When Lesbros hit the stage, energy levels soon climbed noticeably. With great ease la Lesbros slid through a variety of vocal formats, moulding her very own expression. There was no showcasing at work, but purely the dynamics of the music and vocal expression. It was a great pleasure to experience how she transcends and permeates different idioms and styles to let them merge. Where some vocalists draw from one specific language and its sounds, Lesbros in a way did the opposite by singing, talking, and shouting in different languages—not as a patchwork, but as a unified, dynamic form of expression. However, this was not a singer backed and accompanied by a group of instrumentalists. Darius Jones' forceful voice enhanced and contrasted Lesbros' vocals. Mitchell contextualized the voices' sounds and modes, whereas Niggenkemper and Smith created an adequate loose tightness, thus propelling, deepening and carrying the music. It was an impressive, convincing rendition of new original sound really worthwhile to pursue—witness an overwhelming appreciation by the audience. For the encore Lesbros took over the piano. Together with Niggenkemper's on his horned double bass and Jones she brought another forceful shot of joy.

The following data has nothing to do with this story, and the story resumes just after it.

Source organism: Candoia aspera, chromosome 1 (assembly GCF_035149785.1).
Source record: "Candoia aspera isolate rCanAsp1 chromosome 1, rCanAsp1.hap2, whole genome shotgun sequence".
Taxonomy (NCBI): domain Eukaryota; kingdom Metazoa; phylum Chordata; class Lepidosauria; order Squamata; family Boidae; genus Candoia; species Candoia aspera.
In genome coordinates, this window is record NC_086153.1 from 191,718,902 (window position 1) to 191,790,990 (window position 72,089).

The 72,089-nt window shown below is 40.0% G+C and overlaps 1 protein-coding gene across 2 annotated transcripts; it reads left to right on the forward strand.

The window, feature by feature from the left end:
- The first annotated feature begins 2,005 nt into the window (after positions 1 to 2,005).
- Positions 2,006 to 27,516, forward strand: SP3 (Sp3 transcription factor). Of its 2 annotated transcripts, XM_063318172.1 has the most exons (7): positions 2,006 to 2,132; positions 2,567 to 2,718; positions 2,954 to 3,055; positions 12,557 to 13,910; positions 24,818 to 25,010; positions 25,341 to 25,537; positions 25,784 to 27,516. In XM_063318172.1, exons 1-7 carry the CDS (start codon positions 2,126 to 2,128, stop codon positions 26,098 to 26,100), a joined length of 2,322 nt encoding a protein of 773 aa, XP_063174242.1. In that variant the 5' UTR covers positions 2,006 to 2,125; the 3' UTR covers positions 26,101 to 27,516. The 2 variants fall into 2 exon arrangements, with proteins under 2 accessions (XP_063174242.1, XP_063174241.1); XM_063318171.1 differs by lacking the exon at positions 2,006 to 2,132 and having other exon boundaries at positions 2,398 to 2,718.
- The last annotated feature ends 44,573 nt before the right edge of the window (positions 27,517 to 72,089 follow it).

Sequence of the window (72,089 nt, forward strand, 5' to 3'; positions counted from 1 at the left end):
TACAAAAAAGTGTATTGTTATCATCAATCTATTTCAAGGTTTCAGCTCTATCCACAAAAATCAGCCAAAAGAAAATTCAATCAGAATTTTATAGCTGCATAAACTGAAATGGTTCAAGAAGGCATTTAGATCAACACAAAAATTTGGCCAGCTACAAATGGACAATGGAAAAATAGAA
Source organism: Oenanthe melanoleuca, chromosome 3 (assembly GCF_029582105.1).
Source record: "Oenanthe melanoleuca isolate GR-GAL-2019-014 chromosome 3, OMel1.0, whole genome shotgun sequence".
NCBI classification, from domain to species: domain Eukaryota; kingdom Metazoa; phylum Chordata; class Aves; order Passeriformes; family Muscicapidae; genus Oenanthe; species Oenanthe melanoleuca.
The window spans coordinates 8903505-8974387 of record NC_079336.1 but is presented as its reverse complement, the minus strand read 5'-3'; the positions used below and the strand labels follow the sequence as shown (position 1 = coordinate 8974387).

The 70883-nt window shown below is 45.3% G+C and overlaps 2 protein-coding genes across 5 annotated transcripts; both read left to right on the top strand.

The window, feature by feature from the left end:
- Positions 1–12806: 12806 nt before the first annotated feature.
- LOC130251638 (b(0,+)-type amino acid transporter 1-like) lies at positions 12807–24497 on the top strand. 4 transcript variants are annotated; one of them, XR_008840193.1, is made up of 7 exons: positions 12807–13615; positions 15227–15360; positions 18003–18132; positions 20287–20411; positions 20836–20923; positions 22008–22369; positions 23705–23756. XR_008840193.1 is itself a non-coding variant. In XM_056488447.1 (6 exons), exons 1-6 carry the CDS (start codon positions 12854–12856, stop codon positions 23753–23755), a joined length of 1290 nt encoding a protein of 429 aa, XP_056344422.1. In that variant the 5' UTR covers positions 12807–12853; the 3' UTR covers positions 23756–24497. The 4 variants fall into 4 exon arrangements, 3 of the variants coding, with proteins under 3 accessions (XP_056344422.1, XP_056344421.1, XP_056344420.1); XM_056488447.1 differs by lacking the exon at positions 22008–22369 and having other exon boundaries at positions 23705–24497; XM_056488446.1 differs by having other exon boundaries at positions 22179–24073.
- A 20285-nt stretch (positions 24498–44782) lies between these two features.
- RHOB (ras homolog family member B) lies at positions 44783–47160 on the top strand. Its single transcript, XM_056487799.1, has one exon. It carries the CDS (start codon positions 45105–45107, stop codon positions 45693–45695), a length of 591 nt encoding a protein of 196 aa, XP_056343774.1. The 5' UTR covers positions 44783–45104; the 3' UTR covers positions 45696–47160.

Red Hill interzone

Jozef Dumoulin's Red Hill Orchestra is a remarkable and without doubt unique musical entity. It makes use of a great variety of sources, but the music you get to hear enters an until yet unknown door. There is nothing comparable to it. Maybe only a vague association with early collaborations of Bill Frisell with Lee Konitz.

Dumoulin makes use of various forms of delay as well as the blurring and flooding effects the Rhodes provides, contrasted with the pointed sounds it also can produce. At a closer look (or listening) it appears to have quite mystical sonic qualities that distinguishes it from present digital electronics (and also from older synthesizers). Dumoulin explored the musical possibilities of these sound qualities on a recent Rhodes solo album on the Bee Jazz label and teamed up with Eskelin and Weiss for further travels into these new territories. The threesome could be experienced during the Strasbourg Festival as well as on the just released album Trust on the French Yolk label.